Nirmal: Yeah, I think regulations are coming for all of us. Healthcare is just the canary in the coal mine. I’m talking to our pharma customers, and I lead both our healthcare and life sciences, I lead the whole division from a product perspective. That means I’m seeing how things are changing in the pharma and the life sciences industry as well. As pharma organizations, even though traditionally they were not HIPAA-covered entities, in engaging the patients directly, for example, if they are to ship medication directly to the patient’s home, and if they are curating an online experience to that, where they can go, a patient can provide their insurance information, and then ship the medication directly to their home address. Now our pharma companies, they’re turning into online pharmacies almost. That doesn’t apply to the entire pharma organization, but certain divisions, where they do direct to consumer engagement, so they will now be regulated under HIPAA. I don’t think that’s a problem that is given enough attention by the pharma companies. I still keep getting asked, “We don’t need HIPAA compliance. Why should we worry about it? It doesn’t make any sense. We’re not a provider organization at all.” But, the lines are getting very blurry, you are turning into a provider organization. It may not regulate your entire organization. The parent company will be fine, but your division, the direct to consumer division, could be impacted. You shouldn’t be worrying about whether or not you’re a covered entity. You should be behaving as if you are and take the measures and put the safeguards in place, just like a traditional HIPAA-covered entity would. Sometimes it may not be a compliance issue, it could be a bad branding issue. You don’t want to deliver an icky, less than desirable customer experience. Even though you may not have committed a HIPAA violation, that’s bad for your brand image. Having the right controls in place, healthcare and life sciences both can benefit and thrive.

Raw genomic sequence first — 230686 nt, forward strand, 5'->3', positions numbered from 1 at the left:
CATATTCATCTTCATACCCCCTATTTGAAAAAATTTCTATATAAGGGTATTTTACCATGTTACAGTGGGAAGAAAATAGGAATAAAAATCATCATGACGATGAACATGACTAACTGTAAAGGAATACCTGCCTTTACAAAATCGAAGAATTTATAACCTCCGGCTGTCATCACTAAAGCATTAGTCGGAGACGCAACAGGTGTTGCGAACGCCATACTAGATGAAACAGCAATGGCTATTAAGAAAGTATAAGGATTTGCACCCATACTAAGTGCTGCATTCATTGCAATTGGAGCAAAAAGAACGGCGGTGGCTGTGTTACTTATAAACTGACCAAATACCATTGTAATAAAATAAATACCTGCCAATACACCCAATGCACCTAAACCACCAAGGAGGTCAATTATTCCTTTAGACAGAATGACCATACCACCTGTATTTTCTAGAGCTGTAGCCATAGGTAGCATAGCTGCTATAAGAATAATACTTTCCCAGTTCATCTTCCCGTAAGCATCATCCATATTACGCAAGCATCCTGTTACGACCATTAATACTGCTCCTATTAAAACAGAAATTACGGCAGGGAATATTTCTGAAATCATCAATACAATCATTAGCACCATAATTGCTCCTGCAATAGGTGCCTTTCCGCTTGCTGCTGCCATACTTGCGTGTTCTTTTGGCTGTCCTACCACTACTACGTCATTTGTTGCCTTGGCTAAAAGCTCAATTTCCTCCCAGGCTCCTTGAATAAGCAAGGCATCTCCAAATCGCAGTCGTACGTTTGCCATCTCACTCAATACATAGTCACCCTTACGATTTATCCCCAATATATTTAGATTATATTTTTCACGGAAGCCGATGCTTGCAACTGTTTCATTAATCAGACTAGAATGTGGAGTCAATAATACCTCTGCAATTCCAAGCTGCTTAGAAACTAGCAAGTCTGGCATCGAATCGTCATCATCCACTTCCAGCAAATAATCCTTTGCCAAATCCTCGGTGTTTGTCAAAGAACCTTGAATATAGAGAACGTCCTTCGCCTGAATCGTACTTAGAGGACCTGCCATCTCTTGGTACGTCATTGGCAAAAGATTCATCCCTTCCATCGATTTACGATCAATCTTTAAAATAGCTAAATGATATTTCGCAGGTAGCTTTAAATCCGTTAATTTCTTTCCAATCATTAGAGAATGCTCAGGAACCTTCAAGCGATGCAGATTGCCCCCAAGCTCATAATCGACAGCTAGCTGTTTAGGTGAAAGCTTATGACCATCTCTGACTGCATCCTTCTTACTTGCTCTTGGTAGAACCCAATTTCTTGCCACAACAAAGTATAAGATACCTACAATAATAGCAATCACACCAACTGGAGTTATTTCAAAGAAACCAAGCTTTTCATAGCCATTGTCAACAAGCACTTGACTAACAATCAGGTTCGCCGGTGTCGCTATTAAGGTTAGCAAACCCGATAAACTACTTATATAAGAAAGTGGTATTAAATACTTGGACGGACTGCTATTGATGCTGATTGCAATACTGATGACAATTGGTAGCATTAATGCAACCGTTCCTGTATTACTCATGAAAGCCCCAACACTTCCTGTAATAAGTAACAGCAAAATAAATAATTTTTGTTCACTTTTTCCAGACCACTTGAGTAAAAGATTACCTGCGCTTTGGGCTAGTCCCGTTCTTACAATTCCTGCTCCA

Aaron: Yeah. I think it’s also fair to say that “We haven’t been fined or sued yet,” is not a very good business strategy. 

Nirmal: Yeah. I mean, it only takes one lawsuit. That HIPAA compliance ticker is always ticking. 

Aaron: We have been implementing what became HIPAA-compliant data solutions for a long time. In fact, we implemented our first in 2019, I think. Obviously, we’ve been working with Tealium for a long time. You mentioned thought leadership. What has Wheelhouse done, what were we doing that has helped to inform Tealium for healthcare?  

Nirmal: I would say that it has exposed that there was a bigger problem than we were paying attention to. It forced us to look at our competition and what they were doing. We had to sort of adapt. Tealium, you can configure it to do anything basically, but that didn’t quite cut it to serve our customers well. Hence the push for productization. By collaborating with Wheelhouse, we knew the magnitude of the problem. Again, it forced us to look in places we wouldn’t have looked it. We took a long hard look at our competitors and understood what they were doing. Wee revealed certain gaps, and that was the impetus toward launching, building and launching, Tealium for healthcare. I would say Wheelhouse was a critical part in that. I mean, you have been great as collaborators. Whether it’s thought leadership or lending us a different perspective on how to think about compliance. Enormously, you’ve been almost like a customer proxy, if you will, given your deep expertise and experience in the industry.